 This expression highlights the flow eq in the economy. One sector
(e.g., private sector) can run a financial deficit if another sector
(government or foreign sector) runs a surplus.
Macroeconomic Theory
Prof. M. El-Sakka
CBA. Kuwait University
 The goods market will be in eq the private sector s-I (financial
balance) plus the govt B surplus (financial balance) is equal to
trade surplus.
 Real and nominal exchange rates
 What affects our demand for foreign goods and services and the
demand of foreign residents for our tradable products? One
obvious determinant of the demand for tradables is relative
prices, in order to compare prices across countries we need to
convert them to a common currency, (this is a measure of price
competitiveness)
θ ≡ (p. of foreign goods expressed in home currency)/(p of home goods)
≡ P*.e/P (price competitiveness, real exchange rate)
P* is the foreign price level, e is the nominal exchange rate measured
in number of home currency per unit of foreign currency
Macroeconomic Theory
Prof. M. El-Sakka
CBA. Kuwait University
e ≡ (no. of units of home currency)/(one unit of foreign currency)
(nominal exchange rate)
 Another name of θ is the real exchange rate because it measures
the rate at which domestic and foreign goods exchange for each
other. If a Mars bar = ₤.3 in the UK and = €.5 in Germany if the
₤/€=.6 then θ = (.5x.6)/.3 = 1.
 Suppose that the price increase in Germany to €.55 and no change
in ₤/€ rate, the new θ = (.55x.6)/.3=1.1, i.e. UK real exchange rate
increases (depreciated), i.e. price competitiveness of UK increased.
 Note that e may be domestic currency units for a foreign currency
unit, or foreign currency units for a domestic currency unit.
 Note that the rise in e has different implications depending on the
definition.
Macroeconomic Theory
Prof. M. El-Sakka
CBA. Kuwait University
 Price setting in the open economy
 Two alternative pricing rules are suggested:
1. home cost pricing (based on domestic costs)
2. world pricing (based on similar products produced abroad)
 If there is an increase in costs in the home country not abroad:
 Under the first rule, price of home exports will go up relative to
abroad. Home country competitiveness will be reduced.
 Under the second rule, price of home exports will not change, and
no change in price competitiveness of exports. But profit margins
of home firms are squeezed, and will be at a relative disadvantage
of foreign counterparts, since their access to internal finance for
future investment , marketing, R & D will be limited. Therefore,
non price competitiveness is reduced. Competitiveness and real
exchange rate based on relative costs is more appropriate.
Macroeconomic Theory
Prof. M. El-Sakka
CBA. Kuwait University
 One commonly used measure is “relative unit labor costs RULC”
RULC ≡(foreign unit labor cost expressed in home currency/home unit labor cost.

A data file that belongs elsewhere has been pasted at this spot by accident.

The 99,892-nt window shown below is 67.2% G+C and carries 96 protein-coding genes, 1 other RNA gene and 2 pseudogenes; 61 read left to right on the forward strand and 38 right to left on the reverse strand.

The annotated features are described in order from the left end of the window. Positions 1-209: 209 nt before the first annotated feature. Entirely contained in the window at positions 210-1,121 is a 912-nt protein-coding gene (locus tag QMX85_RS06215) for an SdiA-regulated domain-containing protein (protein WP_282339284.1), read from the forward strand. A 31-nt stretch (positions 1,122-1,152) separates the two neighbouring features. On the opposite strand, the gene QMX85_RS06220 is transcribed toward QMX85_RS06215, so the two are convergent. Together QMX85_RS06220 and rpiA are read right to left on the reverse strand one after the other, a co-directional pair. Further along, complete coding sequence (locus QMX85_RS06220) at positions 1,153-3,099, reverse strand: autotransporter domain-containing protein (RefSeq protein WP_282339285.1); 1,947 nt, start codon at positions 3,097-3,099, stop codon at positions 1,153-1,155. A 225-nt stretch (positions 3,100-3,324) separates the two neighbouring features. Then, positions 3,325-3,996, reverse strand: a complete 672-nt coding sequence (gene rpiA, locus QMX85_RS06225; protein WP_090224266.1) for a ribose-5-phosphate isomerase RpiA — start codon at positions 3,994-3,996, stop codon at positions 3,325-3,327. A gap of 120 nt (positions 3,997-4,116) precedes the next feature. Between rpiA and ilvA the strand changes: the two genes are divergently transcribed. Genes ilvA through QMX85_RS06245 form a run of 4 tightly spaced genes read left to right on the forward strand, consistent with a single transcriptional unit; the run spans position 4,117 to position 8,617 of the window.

RULC≡ULC*e/ULC
(cost competitiveness; real exchange rate)
 A rise in RULC is a real depreciation and improvement in
competitiveness and vice versa.
 Evidence on international integration of goods markets
 The two pricing rules can be compared to the LOP and PPP.
 According to LOP the price of a traded good j is identical in different countries.
Pj = Pj*e
(LOP)
 For all goods j in a basket of goods to common consumes in both countries,
Pj = Pj*.e
P = P*.e
=== θ = 1
Macroeconomic Theory
for all goods j
(absolute PPP)
Prof. M. El-Sakka
CBA. Kuwait University
 The PPP hypothesis of absolute PPP implies that θ is always equal
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to one. Under perfect competition where P=MC, MC will be the
same, hence in a world of absolute PPP and perfect competition,
neither price nor cost competitiveness can vary.
Empirical evidence show that neither LOP nor absolute PPP are
true.
Transportation cost and trade barriers will interfere with LOP
Nontradables and differences in tastes will prevent absolute PPP
from holding.
Obstfeld argues that tradable markets are segmented
internationally as the markets of nontradables.
Part of the explanation rests on the fact the international markets
are imperfect. Most tradables are differentiated products and
producers engage in pricing strategies to maximize their profits.
Macroeconomic Theory
Prof. M. El-Sakka
CBA. Kuwait University
 Opening the financial markets
 Trade in international financial markets dominates the foreign
exchange market. To understand the essential aspects of
international financial market it is useful to make some
simplifying assumptions:
 F1: there is perfect international capital mobility
 F2: the home country is small, it cant affect world interest rate
 F3: there is a perfect substitutability between foreign and
home bonds, i.e., no risk premium on foreign bonds, the only
difference between home and foreign bonds is the expected
rate of return.
Macroeconomic Theory
Prof. M. El-Sakka
CBA. Kuwait University
 Uncovered interest parity condition
 If home residents have the opportunity to hold foreign bonds,
what will influence their choice. Assuming that there is no